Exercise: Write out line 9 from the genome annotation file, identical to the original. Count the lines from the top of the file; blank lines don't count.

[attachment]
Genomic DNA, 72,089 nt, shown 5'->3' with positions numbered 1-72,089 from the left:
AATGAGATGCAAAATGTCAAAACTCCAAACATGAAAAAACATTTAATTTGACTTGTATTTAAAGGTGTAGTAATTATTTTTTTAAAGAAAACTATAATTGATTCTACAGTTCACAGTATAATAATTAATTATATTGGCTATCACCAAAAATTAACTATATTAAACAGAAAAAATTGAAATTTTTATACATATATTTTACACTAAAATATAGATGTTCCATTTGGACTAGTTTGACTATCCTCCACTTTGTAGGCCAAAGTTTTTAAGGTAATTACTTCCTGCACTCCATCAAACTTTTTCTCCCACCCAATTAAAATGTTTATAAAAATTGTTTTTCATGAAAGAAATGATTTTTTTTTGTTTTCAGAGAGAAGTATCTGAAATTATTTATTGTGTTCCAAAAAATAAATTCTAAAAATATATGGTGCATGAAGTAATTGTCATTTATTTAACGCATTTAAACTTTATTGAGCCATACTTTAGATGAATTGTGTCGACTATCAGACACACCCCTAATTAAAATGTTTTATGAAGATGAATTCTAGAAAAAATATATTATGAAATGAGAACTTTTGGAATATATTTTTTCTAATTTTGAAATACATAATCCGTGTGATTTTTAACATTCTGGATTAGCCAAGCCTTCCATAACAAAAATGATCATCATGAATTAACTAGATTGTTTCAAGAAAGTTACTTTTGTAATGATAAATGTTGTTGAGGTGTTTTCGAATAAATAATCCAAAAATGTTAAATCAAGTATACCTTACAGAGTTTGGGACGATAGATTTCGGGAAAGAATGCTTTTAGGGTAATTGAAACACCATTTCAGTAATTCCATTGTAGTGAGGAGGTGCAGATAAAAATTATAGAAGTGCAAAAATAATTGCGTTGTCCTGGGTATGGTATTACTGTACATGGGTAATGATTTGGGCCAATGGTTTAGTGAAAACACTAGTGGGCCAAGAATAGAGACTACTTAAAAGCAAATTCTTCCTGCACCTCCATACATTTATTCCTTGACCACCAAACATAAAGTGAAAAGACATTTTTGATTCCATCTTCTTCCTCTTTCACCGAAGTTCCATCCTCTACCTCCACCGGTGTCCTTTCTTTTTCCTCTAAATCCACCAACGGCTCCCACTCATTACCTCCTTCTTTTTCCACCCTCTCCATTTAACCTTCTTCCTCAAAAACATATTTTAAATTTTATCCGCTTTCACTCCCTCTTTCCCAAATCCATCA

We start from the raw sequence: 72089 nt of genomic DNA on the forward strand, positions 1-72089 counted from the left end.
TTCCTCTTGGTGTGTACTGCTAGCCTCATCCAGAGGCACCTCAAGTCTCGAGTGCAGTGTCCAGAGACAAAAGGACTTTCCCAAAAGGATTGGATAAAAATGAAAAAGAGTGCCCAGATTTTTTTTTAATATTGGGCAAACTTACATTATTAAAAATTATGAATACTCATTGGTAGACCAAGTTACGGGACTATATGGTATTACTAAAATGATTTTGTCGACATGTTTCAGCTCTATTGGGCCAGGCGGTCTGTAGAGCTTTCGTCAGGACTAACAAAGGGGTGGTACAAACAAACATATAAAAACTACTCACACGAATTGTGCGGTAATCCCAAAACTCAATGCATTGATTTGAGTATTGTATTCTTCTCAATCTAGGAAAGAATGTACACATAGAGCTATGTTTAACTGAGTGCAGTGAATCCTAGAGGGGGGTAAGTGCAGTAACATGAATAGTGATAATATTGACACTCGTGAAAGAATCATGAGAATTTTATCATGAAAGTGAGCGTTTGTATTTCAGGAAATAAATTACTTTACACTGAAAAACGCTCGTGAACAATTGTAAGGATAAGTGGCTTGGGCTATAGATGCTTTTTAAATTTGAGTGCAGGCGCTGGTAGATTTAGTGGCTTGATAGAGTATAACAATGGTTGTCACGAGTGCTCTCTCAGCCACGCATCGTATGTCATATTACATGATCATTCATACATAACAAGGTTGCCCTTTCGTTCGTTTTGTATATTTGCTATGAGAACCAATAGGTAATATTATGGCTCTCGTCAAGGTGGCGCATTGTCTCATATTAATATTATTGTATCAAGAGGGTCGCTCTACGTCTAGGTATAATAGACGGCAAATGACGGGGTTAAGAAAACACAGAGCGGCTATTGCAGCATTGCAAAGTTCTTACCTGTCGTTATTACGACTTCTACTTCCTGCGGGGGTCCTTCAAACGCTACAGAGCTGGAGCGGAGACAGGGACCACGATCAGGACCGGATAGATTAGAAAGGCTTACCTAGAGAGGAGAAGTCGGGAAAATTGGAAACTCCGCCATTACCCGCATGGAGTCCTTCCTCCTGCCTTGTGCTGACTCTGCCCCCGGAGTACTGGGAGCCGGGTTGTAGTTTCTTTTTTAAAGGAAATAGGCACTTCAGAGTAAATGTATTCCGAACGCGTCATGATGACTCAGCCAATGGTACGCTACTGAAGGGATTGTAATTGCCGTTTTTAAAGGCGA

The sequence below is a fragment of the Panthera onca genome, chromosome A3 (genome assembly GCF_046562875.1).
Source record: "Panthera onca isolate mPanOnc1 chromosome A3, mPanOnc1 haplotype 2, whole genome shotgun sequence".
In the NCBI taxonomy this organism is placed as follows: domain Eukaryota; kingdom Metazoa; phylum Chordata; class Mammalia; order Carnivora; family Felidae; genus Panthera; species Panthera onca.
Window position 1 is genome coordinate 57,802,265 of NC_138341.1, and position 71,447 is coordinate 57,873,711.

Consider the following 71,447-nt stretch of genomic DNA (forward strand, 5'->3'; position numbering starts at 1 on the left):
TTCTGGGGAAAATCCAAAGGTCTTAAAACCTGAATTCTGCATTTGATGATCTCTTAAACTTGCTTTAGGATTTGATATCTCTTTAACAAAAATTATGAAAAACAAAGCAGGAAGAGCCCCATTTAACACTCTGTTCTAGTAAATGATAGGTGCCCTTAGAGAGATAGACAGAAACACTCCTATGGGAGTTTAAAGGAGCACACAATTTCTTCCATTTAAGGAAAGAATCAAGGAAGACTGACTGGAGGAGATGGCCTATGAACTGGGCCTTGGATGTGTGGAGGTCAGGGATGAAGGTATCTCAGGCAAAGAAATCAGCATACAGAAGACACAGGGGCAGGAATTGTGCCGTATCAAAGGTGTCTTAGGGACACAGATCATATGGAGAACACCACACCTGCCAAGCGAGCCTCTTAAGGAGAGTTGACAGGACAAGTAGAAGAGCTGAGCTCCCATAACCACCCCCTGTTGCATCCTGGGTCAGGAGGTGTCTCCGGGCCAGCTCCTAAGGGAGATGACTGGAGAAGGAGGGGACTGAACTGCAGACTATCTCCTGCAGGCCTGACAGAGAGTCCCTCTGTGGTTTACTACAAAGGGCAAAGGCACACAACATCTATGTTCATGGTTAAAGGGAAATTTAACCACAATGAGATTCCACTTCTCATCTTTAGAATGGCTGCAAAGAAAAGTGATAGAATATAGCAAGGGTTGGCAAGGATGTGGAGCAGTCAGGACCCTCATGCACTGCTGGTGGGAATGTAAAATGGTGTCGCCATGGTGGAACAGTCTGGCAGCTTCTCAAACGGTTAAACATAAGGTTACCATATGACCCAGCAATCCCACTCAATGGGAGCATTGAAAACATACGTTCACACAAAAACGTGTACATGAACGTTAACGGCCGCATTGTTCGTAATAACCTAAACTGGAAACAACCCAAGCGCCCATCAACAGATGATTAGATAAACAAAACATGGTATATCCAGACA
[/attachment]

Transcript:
Consider the following 71,447-nt stretch of genomic DNA (forward strand, 5'->3'; position numbering starts at 1 on the left):